Most popular A-Levels studied (and grade achieved)

C
C
B

After graduation


The stats in this section relate to the general subject area/s at this university – not this specific course. We show this where there isn't enough data about the course, or where this is the most detailed info available to us.

German and scandinavian studies

What are graduates doing after six months?

This is what graduates told us they were doing (and earning), shortly after completing their course. We've crunched the numbers to show you if these immediate prospects are high, medium or low, compared to those studying this subject/s at other universities.

£18,000
med
Average annual salary
94%
low
Employed or in further education
100%
med
Employed in a role where degree was essential or beneficial

Top job areas of graduates

17%
Teaching and educational professionals
14%
Sales, marketing and related associate professionals
13%
Business, finance and related associate professionals
What do graduate employment figures really tell you?

This is a small, general category covering several different subject areas - so bear that in mind when you look at any stats. The most common courses covered here are in translation, with just 55 students graduating in translation degrees in 2015. The arts were the most likely job sector for graduates from these courses, but it's a good idea to go to university open days to ask tutors more specific questions about what previous graduates typically went on to do with their degree.

Teacher training

What are graduates doing after six months?

This is what graduates told us they were doing (and earning), shortly after completing their course. We've crunched the numbers to show you if these immediate prospects are high, medium or low, compared to those studying this subject/s at other universities.

£22,467
med
Average annual salary
99%
med
Employed or in further education
66%
high
Employed in a role where degree was essential or beneficial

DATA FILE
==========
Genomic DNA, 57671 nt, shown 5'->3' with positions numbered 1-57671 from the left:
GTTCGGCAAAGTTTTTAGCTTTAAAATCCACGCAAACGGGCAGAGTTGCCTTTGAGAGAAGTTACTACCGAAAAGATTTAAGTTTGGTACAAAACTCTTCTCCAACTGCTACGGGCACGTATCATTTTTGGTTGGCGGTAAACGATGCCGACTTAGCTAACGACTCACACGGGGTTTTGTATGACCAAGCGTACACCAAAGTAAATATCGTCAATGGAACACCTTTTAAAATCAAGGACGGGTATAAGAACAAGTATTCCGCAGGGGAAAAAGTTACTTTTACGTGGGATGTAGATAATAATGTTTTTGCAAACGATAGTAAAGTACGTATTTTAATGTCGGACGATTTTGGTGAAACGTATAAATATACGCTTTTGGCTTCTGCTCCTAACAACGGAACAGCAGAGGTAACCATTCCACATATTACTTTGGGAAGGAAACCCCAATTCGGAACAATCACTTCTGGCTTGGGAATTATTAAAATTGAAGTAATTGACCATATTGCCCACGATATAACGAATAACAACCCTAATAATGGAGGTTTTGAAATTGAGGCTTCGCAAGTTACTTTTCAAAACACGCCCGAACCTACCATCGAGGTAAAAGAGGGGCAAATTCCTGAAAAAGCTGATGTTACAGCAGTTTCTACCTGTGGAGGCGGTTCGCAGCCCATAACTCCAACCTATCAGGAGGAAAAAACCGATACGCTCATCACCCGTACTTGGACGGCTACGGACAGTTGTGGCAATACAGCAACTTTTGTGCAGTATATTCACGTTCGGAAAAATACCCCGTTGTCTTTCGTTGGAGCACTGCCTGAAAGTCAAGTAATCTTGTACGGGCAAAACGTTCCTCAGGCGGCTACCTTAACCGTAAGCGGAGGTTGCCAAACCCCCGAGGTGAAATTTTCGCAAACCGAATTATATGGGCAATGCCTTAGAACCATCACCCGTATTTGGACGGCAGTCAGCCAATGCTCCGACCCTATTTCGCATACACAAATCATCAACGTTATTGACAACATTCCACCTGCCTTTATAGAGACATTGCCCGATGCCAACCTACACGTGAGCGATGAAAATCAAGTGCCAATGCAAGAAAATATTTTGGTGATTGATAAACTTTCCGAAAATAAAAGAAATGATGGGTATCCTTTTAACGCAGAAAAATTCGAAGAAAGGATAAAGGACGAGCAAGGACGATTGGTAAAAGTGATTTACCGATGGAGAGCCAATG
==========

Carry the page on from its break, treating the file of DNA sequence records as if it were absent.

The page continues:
Top job areas of graduates

92%
Teaching and educational professionals
2%
Childcare and related personal services
1%
Managers and proprietors in hospitality and leisure services
What do graduate employment figures really tell you?

The stats above mainly cover teaching degrees for training and qualifying in primary school education. These tend to be three or four-year courses — check with course tutors about how long you will need to study to get your Qualified Teacher Status. Most graduates go into teaching roles — usually primary school teaching, so these courses have good employment rates and starting salaries. We have a shortage of teachers of all kinds, which is deepening, and whilst many of the most severe are at secondary level, the prospects for this degree are not likely to take a downturn any time soon.

What about your long term prospects?

Looking further ahead, below is a rough guide for what graduates went on to earn.

German language

The graph shows median earnings of graduates who achieved a degree in this subject area one, three and five years after graduating from here.

£18k

£18k

£21k

£21k

£22k

£22k

Note: this data only looks at employees (and not those who are self-employed or also studying) and covers a broad sample of graduates and the various paths they've taken, which might not always be a direct result of their degree.

Teaching english as a foreign language

The graph shows median earnings of graduates who achieved a degree in this subject area one, three and five years after graduating from here.